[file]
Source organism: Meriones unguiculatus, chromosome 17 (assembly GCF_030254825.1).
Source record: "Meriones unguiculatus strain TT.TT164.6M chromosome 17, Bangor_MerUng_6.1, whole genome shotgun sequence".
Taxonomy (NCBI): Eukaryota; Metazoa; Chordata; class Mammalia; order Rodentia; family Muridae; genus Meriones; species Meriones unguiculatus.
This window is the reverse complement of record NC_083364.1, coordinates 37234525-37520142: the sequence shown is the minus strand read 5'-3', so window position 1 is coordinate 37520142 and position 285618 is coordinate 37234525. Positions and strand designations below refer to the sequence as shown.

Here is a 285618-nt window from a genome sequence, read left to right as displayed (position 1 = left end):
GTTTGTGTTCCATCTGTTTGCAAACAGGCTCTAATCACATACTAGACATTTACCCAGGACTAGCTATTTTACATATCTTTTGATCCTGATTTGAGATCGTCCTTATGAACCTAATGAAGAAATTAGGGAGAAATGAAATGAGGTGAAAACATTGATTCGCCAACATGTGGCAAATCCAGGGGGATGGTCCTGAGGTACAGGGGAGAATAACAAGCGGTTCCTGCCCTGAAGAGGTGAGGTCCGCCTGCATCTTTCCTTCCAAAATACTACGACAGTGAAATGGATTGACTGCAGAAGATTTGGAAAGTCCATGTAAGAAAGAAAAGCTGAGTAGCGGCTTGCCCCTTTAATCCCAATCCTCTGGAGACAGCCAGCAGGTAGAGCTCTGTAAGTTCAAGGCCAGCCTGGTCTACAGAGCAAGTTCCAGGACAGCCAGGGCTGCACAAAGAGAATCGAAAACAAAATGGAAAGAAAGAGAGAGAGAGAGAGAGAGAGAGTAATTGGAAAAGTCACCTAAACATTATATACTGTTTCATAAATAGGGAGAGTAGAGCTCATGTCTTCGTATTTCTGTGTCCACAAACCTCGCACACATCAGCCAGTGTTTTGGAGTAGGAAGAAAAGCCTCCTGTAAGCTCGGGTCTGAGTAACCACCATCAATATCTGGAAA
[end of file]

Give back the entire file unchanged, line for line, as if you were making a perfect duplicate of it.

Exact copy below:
Source organism: Meriones unguiculatus, chromosome 17 (assembly GCF_030254825.1).
Source record: "Meriones unguiculatus strain TT.TT164.6M chromosome 17, Bangor_MerUng_6.1, whole genome shotgun sequence".
Taxonomy (NCBI): Eukaryota; Metazoa; Chordata; class Mammalia; order Rodentia; family Muridae; genus Meriones; species Meriones unguiculatus.
This window is the reverse complement of record NC_083364.1, coordinates 37234525-37520142: the sequence shown is the minus strand read 5'-3', so window position 1 is coordinate 37520142 and position 285618 is coordinate 37234525. Positions and strand designations below refer to the sequence as shown.

Here is a 285618-nt window from a genome sequence, read left to right as displayed (position 1 = left end):
GTTTGTGTTCCATCTGTTTGCAAACAGGCTCTAATCACATACTAGACATTTACCCAGGACTAGCTATTTTACATATCTTTTGATCCTGATTTGAGATCGTCCTTATGAACCTAATGAAGAAATTAGGGAGAAATGAAATGAGGTGAAAACATTGATTCGCCAACATGTGGCAAATCCAGGGGGATGGTCCTGAGGTACAGGGGAGAATAACAAGCGGTTCCTGCCCTGAAGAGGTGAGGTCCGCCTGCATCTTTCCTTCCAAAATACTACGACAGTGAAATGGATTGACTGCAGAAGATTTGGAAAGTCCATGTAAGAAAGAAAAGCTGAGTAGCGGCTTGCCCCTTTAATCCCAATCCTCTGGAGACAGCCAGCAGGTAGAGCTCTGTAAGTTCAAGGCCAGCCTGGTCTACAGAGCAAGTTCCAGGACAGCCAGGGCTGCACAAAGAGAATCGAAAACAAAATGGAAAGAAAGAGAGAGAGAGAGAGAGAGAGAGTAATTGGAAAAGTCACCTAAACATTATATACTGTTTCATAAATAGGGAGAGTAGAGCTCATGTCTTCGTATTTCTGTGTCCACAAACCTCGCACACATCAGCCAGTGTTTTGGAGTAGGAAGAAAAGCCTCCTGTAAGCTCGGGTCTGAGTAACCACCATCAATATCTGGAAA